# two's complement

two’s complement is the most popular way of encoding negative numbers (aka. signed number representation); it is popular because it makes signed number operation much easier than other representations;

the problem background: computers have an adder circuit for unsigned number addition, and they want to support signed number additions, too; a number here means an integer, same below;

there are several ways of representing signed numbers:

- one’s complement;
- two’s complement;
- offset binary (excess-k);
- base -2;

what makes two’s complement excel is: we can use the same adder circuit for both unsigned and signed number additions;

to illustrate the idea, assume we have an adder circuit for 3-bit unsigned
numbers (ie. `n == 3`

):

```
111 7
110 6
101 5
100 4
011 3
010 2
001 1
000 0
```

before we delve into signed numbers, we formally define the specification of the adder circuit using modular arithmetic:

- for any inputs
`a`

and`b`

, the circuit outputs`c`

where`c == (a + b) mod 8`

;

this is easy to prove: the adder circuit can either overflow or not; if it does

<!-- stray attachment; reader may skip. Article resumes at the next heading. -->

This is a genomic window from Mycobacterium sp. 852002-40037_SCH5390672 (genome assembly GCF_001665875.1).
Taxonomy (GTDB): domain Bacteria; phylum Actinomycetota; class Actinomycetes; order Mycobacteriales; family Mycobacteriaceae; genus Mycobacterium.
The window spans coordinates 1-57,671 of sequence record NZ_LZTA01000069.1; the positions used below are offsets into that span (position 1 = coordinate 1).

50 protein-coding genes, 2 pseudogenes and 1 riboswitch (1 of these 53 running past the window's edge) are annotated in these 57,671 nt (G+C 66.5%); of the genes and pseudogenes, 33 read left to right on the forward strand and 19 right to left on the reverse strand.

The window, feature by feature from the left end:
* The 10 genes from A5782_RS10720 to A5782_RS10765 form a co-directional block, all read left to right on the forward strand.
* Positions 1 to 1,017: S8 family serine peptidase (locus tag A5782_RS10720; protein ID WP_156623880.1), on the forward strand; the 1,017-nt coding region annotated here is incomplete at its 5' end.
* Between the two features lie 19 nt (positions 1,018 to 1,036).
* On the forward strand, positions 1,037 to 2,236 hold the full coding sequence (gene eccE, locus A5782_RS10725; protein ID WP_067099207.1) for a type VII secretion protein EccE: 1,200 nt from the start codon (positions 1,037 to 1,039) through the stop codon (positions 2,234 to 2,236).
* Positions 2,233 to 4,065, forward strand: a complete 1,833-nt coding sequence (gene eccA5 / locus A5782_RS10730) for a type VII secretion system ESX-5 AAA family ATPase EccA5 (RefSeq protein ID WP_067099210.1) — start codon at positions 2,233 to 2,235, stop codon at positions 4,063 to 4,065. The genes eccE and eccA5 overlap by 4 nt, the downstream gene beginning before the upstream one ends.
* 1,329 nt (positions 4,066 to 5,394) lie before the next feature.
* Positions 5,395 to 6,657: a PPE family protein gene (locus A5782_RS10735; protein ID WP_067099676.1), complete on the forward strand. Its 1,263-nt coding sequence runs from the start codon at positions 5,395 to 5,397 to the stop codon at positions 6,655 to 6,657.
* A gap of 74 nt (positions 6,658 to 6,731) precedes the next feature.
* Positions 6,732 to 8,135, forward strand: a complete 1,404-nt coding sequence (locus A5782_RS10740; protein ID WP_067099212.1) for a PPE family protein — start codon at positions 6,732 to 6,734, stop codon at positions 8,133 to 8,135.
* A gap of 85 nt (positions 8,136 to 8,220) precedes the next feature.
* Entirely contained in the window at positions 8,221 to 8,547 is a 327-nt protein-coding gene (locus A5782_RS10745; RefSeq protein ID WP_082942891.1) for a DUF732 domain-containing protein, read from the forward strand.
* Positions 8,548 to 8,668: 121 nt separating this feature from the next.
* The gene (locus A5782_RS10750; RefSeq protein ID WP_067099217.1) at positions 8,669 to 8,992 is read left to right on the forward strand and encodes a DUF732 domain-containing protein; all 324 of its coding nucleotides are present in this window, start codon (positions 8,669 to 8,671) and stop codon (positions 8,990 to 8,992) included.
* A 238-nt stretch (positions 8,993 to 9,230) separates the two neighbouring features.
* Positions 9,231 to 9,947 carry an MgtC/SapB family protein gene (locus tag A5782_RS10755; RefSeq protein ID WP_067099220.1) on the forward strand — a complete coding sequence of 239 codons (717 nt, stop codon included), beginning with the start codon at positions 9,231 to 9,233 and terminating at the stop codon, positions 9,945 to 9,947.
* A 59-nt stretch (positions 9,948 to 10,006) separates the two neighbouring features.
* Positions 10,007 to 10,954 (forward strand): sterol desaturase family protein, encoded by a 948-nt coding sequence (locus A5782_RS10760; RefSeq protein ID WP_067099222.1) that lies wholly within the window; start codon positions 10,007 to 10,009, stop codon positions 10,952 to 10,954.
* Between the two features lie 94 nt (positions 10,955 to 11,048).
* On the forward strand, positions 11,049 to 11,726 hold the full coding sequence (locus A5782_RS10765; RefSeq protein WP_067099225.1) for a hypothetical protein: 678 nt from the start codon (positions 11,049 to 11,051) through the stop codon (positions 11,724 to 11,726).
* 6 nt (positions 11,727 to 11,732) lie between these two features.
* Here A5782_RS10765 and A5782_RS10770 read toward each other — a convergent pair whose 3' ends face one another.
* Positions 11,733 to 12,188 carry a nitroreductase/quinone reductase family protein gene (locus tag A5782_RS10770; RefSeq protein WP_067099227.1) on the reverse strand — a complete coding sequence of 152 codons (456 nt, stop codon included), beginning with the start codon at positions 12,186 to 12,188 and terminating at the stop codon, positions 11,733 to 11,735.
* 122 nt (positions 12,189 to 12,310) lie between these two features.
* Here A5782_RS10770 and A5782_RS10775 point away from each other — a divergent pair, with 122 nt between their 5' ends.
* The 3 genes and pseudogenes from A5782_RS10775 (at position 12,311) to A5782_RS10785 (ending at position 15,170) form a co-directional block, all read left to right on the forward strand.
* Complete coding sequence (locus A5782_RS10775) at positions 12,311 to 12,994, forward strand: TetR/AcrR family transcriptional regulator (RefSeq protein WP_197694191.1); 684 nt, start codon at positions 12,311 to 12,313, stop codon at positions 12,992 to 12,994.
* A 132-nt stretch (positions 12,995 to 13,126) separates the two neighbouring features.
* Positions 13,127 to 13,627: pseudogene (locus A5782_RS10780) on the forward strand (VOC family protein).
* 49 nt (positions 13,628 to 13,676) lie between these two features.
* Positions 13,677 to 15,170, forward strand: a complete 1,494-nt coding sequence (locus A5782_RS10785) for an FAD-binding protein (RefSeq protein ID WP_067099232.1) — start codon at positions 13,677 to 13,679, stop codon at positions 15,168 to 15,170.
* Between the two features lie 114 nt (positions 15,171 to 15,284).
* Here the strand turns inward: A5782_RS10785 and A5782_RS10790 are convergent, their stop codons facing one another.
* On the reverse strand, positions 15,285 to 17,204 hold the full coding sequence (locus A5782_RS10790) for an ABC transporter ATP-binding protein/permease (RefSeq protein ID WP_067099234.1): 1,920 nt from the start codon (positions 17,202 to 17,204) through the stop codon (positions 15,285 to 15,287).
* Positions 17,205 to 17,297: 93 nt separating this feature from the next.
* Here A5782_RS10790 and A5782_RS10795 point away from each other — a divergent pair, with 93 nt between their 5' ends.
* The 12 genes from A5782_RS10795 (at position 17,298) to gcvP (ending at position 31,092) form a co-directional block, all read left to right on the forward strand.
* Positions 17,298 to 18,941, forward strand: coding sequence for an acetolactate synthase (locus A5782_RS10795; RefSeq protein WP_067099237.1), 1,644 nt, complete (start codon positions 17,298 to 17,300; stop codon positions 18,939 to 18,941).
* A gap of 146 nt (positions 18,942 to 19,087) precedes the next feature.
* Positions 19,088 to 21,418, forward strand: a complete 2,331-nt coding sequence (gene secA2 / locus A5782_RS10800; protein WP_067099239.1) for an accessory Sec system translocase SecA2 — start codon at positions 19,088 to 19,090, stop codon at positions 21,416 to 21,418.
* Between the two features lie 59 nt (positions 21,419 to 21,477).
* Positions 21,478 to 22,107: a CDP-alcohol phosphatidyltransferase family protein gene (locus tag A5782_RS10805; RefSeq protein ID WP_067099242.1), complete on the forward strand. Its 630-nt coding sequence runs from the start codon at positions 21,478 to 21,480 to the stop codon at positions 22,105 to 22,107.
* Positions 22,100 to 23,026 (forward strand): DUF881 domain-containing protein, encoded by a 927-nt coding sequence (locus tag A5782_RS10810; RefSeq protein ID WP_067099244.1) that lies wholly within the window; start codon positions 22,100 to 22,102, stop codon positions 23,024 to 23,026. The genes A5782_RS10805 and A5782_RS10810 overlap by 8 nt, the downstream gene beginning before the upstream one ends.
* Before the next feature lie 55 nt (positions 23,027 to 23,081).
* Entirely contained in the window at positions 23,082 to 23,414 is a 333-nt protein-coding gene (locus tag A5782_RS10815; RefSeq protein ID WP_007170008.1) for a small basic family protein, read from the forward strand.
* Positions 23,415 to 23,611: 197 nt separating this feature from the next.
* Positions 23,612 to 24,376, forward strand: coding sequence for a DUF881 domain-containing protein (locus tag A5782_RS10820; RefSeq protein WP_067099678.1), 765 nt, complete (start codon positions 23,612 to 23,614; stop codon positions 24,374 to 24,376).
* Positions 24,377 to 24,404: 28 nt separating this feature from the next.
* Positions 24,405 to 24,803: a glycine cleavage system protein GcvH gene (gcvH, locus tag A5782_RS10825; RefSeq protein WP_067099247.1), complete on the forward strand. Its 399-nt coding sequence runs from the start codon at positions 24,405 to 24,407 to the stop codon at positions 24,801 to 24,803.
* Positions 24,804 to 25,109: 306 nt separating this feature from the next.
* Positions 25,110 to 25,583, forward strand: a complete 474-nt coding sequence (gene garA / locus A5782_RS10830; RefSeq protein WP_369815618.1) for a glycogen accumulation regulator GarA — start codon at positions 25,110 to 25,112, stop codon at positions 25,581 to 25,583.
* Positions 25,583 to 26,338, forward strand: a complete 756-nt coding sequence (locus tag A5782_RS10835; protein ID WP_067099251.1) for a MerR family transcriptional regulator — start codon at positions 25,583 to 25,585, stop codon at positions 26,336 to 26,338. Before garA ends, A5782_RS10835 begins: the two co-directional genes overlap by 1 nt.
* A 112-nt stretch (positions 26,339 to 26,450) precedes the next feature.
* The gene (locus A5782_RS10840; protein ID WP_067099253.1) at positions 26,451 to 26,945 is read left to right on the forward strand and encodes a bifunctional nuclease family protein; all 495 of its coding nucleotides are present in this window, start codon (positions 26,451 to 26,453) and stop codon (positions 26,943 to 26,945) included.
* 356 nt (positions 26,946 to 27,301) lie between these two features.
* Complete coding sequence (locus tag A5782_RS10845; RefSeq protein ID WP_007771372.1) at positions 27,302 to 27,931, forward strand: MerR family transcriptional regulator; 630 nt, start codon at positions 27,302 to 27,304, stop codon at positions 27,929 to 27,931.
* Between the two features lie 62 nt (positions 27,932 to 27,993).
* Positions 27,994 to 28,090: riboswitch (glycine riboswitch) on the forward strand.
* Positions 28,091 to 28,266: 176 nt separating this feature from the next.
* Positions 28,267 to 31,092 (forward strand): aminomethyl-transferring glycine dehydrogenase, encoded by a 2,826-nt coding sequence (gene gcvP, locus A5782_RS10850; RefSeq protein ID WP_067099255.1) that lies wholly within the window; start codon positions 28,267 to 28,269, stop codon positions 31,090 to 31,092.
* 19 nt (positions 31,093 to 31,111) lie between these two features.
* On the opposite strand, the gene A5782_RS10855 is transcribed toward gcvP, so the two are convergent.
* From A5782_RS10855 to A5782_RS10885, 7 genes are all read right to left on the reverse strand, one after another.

not overflow, then it gives correct result; if it does overflow, it will give a
result offset by `2^3 == 8`

;

this tells us a property of the adder circuit: it is actually doing *modular*
addition; no matter what inputs `a`

and `b`

it takes, its output will be congruent
to `(a + b) mod 8`

;

nice property; now we can handle signed numbers: if any input `a`

is negative,
we map `a`

to `a'`

before the addition, where `a'`

is in range `[0, 8)`

and ```
a'
== a mod 8
```

; if both are negative then we map both; from the above property, its
output will be congruent to `(a' + b') mod 8`

, which is the same as ```
(a + b) mod
8
```

;

when signed numbers have range `[-4, 4)`

, there is only *one* number in this
range that is congruent to `(a + b) mod 8`

; if no overflow happens, this will be
the correct result;

looking back at the mapping `a`

to `a'`

:

```
-1 -> 7
-2 -> 6
-3 -> 5
-4 -> 4
```

this is exactly two’s complement encoding:

```
111 7 -1
110 6 -2
101 5 -3
100 4 -4
011 3 3
010 2 2
001 1 1
000 0 0
```

what the mapping does is wrapping large values down to their congruences;

the name *two’s complement* comes from using complements in radix 2; but i
like naming it *modular representation* as i think this is a better name that
explains how it actually works;

you can play fancier with this modular representation; any of these mappings are valid and give correct addition results (assuming no overflow):

```
111 7 -1 -1 -25
110 6 -2 -2 6
101 5 -3 5 21
100 4 -4 4 -12
011 3 3 3 -13
010 2 2 2 10
001 1 1 1 -15
000 0 0 0 -16
| | | |
unsigned | | |
two's complement | |
shift two's complement |
generic modular
```